Back in July, the Colorado Insurance Dept. announced the preliminary 2020 avg. premium rate changes for the individual and small group markets, including making the important point that their then-pending Section 1332 Reinsurance Waiver program, if approved, would cut down on unsubsidized premiums by over 18% on average (18.2%, to be precise, according to the CO DOI, although my own analysis based on the preliminary rate filings brought it in at a 17.5% reduction).
With the 2020 Open Enrollment Period rapidly approaching (it actually kicks off on October 15th in California, and on November 1st in every other state + DC), it's important to keep in mind that many people who didn't qualify for financial assistance in 2019 may qualify in 2020...and in some cases that could mean a difference of thousands of dollars due to how the ACA subsidy formula works and other factors.
First, a refresher on how the ACA formula works for Individual Market enrollees (that is, people who are looking to buy health insurance for themselves and/or their family who don't receive it through their employer, Medicare, Medicaid, CHIP or some other source).
Getting ready for MNsure's open enrollment period: what to know and how to prepare
Open enrollment runs November 1 through December 23, 2019
ST. PAUL, Minn. — The MNsure open enrollment period begins in less than one month. To ensure Minnesotans are prepared to shop and enroll in coverage starting November 1, MNsure is highlighting some important information:
Open enrollment is shorter this year — don't miss out on coverage
MNsure's open enrollment period for 2020 health and dental coverage will be seven weeks long — beginning November 1, 2019, and ending December 23, 2019. Minnesotans should note that open enrollment is shorter than previous years and all those who enroll during open enrollment will have a start date of January 1, 2020.
MNsure assisters are ready to help — schedule an appointment today
MNsure has a statewide network of expert assisters who can help Minnesotans apply and enroll, free of charge. The assister can be a navigator or a broker.
The South Carolina Insurance Dept. released their final/approved 2020 Individual and Small Group Market premium rate changes a few days ago.
Previously, I only had the unweighted averages, which were a 1.9% decrease on the Indy market and an 11% increase for small group enrollees...but SCDOI has included the weighted averages for each in their approved numbers: A 3.9% drop and 7.6% increase respectively.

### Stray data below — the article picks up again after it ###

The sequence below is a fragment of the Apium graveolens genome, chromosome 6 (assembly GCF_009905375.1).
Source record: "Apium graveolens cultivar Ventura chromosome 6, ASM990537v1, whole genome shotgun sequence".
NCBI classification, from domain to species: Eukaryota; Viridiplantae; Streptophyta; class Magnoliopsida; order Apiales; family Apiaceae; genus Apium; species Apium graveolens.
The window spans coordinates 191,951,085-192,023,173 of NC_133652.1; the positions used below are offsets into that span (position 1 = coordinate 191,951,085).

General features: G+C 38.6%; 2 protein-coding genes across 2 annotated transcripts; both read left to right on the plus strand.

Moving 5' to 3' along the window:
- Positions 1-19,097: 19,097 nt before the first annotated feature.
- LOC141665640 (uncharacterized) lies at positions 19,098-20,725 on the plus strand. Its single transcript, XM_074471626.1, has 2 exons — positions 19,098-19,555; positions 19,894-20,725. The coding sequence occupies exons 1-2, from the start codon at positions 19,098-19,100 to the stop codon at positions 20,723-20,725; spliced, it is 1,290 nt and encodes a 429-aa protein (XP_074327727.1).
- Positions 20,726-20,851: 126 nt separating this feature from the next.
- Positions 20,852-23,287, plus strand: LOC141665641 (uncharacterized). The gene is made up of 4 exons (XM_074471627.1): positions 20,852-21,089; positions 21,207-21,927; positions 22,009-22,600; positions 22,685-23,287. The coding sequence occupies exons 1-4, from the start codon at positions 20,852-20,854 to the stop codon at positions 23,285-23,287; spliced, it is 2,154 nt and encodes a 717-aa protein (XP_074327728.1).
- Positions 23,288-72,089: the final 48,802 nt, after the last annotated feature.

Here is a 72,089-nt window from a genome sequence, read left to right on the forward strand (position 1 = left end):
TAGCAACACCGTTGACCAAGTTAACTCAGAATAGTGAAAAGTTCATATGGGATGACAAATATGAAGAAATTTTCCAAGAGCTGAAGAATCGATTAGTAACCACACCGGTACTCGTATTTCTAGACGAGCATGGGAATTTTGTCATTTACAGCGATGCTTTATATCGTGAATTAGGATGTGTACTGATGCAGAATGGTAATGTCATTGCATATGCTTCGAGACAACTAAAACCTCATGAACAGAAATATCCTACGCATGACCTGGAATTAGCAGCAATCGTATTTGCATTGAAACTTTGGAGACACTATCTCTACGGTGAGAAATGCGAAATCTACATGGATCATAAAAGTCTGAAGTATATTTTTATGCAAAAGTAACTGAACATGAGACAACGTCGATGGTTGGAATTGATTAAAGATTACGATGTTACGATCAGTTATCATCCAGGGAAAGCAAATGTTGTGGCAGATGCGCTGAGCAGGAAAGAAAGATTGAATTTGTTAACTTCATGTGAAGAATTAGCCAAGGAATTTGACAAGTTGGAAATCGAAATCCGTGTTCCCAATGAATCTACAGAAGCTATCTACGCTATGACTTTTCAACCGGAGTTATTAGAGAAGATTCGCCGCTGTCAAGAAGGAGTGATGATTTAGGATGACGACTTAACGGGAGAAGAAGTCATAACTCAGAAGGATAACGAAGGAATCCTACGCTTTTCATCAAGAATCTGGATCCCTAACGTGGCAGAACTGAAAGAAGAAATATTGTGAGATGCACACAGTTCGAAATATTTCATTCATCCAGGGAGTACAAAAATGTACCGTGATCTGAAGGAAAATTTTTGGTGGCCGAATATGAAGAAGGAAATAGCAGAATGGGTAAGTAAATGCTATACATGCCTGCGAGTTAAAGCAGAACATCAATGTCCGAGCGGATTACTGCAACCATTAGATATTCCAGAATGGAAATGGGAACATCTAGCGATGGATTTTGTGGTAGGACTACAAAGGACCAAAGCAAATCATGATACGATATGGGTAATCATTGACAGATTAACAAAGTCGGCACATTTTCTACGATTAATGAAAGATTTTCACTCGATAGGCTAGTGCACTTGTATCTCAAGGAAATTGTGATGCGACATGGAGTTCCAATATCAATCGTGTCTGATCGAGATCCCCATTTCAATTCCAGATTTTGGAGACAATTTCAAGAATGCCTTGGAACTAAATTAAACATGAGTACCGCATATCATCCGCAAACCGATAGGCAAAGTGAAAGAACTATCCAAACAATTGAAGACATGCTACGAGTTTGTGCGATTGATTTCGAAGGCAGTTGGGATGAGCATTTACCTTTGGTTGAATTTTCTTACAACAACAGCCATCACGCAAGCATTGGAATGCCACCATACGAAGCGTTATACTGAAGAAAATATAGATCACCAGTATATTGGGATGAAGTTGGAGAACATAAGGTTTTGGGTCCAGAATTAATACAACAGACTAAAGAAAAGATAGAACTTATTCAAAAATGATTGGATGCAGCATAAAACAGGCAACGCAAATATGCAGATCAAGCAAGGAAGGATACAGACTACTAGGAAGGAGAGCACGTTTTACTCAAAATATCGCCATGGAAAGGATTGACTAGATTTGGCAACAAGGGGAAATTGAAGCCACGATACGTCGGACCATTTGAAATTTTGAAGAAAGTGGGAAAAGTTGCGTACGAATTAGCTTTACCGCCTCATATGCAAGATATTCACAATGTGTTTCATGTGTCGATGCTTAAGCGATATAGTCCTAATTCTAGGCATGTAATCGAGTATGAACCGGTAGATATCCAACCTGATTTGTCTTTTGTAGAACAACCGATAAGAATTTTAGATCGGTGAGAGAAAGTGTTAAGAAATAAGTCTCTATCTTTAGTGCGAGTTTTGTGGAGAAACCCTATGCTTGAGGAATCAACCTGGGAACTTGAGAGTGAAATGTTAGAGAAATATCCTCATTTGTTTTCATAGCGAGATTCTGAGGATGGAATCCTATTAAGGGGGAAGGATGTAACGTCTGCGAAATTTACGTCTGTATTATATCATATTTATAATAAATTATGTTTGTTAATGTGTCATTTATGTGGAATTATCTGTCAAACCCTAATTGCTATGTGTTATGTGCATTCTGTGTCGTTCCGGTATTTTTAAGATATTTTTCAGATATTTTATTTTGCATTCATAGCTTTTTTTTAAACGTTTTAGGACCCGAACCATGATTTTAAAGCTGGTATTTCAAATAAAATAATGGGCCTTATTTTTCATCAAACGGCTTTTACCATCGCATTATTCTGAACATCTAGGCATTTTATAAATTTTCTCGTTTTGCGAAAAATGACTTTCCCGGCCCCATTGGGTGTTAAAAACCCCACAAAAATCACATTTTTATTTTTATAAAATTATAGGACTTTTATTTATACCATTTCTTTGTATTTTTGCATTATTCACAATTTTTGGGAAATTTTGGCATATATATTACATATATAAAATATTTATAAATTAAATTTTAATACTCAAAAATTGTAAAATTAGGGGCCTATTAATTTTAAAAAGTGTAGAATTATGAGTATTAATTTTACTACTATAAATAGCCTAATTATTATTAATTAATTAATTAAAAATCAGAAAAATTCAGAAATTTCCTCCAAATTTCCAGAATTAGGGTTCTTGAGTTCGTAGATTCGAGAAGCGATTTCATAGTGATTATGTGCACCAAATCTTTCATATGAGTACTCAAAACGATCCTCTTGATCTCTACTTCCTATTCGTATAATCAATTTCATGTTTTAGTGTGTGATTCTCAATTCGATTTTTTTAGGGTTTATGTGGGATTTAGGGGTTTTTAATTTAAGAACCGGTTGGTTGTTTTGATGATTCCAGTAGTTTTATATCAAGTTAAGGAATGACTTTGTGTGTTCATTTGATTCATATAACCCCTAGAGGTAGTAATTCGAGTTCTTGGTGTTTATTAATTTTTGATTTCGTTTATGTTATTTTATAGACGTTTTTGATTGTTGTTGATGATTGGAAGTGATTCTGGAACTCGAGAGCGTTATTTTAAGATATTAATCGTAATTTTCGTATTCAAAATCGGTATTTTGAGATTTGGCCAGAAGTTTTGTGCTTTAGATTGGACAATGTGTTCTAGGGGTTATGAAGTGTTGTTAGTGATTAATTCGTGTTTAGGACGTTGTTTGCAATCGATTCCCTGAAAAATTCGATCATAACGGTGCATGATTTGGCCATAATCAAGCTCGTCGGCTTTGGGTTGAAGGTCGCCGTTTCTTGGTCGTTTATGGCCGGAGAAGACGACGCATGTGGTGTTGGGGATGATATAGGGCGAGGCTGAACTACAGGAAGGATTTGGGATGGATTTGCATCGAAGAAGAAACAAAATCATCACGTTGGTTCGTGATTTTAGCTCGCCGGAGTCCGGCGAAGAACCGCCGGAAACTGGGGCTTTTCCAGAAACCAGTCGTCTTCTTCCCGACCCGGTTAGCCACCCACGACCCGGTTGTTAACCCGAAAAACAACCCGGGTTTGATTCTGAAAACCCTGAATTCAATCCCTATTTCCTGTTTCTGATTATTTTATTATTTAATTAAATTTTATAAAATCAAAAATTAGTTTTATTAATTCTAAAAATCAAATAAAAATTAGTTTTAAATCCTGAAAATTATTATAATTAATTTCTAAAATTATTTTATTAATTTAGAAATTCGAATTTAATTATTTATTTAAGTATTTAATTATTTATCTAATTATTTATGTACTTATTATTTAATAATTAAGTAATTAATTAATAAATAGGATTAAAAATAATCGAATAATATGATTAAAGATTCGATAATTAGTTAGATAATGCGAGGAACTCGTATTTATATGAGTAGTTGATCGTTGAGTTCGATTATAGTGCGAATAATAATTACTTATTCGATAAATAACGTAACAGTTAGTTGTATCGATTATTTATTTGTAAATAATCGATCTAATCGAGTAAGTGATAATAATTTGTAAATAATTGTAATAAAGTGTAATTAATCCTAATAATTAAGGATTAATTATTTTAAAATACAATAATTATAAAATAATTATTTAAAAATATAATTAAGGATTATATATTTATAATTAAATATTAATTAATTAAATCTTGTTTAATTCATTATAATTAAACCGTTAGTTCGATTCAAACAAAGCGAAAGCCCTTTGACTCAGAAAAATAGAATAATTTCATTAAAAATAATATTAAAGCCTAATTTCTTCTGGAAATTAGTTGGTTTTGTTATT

It's also worth noting that the Individual market is growing from three carriers to five next year--both Bright Health Co. and Molina Healthcare are joining the South Carolina market for the first time.
This Just In, via the New Jersey Dept. of Banking & Insurance...
NJ Department of Banking and Insurance Releases Health Plan Rates
On Average, NJ Individual Market Rates for 2020 Remain 1.4% Lower Than 2018
The New Jersey Department of Banking and Insurance today released rates for health insurance plans in the individual market effective January 1, 2020. On average, rates for 2020 will remain 1.4 percent lower than they were in 2018, due to policy actions taken by the Murphy Administration to stabilize the insurance market.
OK, hold up, read that again: 1.4% lower than 2018 premiums, not 1.4% lower than 2019. That's kind of an important distinction. Don't get me wrong, this isn't a bad thing to note, but it's not that impressive considering some other states are seeing rate reductions from 2018. Of course, there's a lot of factors at play which vary from state to state as well.
Normally I write two separate annual premium rate change filing entries for each state: One when the preliminary/requested rate filings are submitted, and another one when the final/approved rates are published.